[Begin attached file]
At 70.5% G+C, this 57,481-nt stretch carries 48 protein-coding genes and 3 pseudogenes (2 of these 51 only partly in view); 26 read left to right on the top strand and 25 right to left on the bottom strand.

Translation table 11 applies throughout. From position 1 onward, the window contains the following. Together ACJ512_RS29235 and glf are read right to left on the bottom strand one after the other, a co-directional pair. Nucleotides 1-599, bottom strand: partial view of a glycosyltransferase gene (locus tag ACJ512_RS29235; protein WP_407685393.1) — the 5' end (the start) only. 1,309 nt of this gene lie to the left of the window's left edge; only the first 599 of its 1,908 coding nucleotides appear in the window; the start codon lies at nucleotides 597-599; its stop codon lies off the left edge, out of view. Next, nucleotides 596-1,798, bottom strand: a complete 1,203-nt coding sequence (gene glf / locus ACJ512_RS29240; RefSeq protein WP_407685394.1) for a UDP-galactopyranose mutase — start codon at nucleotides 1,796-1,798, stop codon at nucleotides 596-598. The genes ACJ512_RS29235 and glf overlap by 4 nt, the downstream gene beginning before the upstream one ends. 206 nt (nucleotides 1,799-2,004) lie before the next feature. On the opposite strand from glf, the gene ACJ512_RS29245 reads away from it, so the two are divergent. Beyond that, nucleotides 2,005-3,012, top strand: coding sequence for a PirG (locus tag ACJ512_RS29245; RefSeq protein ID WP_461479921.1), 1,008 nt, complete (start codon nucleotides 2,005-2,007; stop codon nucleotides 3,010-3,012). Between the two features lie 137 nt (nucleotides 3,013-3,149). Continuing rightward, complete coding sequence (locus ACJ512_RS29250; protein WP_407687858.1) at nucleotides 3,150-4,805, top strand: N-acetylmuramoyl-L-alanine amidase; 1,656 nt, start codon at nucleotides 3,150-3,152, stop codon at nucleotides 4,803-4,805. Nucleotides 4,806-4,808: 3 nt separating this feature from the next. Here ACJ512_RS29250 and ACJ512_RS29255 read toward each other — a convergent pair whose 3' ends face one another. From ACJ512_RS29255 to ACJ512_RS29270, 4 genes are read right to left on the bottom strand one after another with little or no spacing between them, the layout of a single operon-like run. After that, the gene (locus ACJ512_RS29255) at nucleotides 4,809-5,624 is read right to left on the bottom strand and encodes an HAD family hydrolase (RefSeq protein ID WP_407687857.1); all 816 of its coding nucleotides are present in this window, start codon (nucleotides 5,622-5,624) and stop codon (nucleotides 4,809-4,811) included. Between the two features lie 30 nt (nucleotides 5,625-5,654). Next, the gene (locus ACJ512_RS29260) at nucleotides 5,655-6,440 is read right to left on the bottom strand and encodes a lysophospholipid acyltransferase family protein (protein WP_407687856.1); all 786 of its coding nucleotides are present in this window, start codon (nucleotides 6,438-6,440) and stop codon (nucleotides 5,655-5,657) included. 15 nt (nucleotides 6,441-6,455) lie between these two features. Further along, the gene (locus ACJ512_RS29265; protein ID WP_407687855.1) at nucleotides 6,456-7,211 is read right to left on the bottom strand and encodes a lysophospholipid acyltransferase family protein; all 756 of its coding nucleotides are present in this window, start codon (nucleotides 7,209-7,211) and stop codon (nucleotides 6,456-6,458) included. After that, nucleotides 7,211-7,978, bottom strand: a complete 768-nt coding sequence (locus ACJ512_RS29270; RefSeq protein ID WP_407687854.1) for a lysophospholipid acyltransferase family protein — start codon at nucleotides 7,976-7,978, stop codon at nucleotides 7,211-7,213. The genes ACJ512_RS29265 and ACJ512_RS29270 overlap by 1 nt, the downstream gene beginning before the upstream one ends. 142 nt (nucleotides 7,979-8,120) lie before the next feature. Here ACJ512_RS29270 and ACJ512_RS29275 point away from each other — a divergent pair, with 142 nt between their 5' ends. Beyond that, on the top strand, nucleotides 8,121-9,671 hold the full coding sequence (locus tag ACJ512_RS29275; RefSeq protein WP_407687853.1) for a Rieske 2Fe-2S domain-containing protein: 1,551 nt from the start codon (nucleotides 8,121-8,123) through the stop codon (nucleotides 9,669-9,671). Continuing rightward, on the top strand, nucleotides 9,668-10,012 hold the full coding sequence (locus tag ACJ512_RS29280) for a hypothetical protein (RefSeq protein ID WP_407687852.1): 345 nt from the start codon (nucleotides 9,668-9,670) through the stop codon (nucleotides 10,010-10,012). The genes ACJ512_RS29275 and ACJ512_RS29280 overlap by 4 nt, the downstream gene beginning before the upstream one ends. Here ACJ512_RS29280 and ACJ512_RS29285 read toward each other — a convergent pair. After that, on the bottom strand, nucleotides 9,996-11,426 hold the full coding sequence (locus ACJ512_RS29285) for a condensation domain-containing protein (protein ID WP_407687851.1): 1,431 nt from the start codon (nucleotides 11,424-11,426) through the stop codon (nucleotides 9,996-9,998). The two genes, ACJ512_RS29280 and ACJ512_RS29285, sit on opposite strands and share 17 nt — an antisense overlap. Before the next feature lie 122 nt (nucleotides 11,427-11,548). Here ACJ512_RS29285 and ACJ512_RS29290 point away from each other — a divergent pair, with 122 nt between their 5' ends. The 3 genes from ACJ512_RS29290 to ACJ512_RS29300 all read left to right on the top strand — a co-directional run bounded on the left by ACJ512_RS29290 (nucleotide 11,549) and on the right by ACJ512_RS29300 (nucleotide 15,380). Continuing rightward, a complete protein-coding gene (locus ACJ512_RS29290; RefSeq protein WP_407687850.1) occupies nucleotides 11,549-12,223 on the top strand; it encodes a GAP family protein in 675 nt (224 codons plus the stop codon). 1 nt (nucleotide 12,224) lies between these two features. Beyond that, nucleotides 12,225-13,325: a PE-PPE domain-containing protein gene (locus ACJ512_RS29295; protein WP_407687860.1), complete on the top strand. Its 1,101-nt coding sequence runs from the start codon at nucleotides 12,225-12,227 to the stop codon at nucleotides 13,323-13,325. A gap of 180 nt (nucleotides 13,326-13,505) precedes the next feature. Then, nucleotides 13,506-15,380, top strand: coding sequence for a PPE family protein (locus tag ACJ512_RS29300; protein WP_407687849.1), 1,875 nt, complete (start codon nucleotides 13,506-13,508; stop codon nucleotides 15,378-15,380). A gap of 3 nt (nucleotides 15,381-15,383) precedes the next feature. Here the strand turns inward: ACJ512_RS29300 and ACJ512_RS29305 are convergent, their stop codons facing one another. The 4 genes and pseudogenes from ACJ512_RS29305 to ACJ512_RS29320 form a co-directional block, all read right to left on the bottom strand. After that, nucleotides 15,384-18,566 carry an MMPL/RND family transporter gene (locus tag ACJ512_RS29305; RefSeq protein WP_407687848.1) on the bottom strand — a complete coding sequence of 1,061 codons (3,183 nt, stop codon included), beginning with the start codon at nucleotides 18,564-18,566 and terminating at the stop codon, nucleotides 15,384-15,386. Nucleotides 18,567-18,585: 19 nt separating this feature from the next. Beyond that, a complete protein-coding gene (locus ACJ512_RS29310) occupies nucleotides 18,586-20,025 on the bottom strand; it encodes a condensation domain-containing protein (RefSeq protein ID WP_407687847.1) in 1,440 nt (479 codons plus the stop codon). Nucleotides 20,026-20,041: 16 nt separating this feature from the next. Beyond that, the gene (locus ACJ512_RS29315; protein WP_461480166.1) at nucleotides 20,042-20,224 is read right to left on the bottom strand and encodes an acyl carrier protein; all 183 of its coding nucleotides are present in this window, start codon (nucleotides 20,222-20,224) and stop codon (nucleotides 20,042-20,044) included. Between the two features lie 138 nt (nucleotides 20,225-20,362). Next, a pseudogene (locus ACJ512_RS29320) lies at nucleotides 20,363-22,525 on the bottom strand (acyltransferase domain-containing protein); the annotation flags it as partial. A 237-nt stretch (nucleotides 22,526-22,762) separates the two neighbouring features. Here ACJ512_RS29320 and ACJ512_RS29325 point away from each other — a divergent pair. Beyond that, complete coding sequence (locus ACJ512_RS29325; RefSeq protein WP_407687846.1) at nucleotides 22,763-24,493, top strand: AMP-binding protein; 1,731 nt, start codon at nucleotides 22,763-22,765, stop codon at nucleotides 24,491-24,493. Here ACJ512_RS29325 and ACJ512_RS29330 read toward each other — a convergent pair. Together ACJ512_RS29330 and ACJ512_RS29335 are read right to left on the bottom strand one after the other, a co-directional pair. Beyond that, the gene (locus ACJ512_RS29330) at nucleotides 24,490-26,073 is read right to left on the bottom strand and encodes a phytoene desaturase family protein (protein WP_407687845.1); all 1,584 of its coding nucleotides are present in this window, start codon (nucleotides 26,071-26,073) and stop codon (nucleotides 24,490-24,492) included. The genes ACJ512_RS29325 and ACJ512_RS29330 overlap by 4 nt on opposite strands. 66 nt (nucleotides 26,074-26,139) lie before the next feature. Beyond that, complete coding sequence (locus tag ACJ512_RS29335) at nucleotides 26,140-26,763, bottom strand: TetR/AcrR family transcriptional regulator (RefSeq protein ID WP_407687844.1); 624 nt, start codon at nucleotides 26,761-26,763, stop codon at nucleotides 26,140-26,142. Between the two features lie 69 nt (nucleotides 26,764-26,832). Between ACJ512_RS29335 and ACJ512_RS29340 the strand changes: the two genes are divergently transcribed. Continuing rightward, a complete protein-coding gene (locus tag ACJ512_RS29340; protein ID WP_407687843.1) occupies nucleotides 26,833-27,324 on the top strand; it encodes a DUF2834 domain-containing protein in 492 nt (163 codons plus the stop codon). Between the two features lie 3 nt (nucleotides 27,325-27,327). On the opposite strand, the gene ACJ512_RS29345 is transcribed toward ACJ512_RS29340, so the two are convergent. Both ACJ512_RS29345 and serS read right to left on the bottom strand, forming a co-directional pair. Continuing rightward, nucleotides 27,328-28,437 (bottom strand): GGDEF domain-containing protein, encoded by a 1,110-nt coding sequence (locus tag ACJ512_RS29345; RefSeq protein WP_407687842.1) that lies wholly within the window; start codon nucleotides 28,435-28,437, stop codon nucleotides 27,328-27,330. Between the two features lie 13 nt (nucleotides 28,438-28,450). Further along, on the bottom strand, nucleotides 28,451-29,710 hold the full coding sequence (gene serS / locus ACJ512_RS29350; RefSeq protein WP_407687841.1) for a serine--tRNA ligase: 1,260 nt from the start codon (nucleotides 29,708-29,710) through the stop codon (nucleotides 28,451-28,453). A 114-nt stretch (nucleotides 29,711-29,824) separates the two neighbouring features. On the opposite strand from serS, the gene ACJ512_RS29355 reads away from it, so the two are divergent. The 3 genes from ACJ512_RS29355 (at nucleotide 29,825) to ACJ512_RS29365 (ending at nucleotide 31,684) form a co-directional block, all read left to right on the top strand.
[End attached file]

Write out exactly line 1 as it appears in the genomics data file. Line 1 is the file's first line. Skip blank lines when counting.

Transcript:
At 70.5% G+C, this 57,481-nt stretch carries 48 protein-coding genes and 3 pseudogenes (2 of these 51 only partly in view); 26 read left to right on the top strand and 25 right to left on the bottom strand.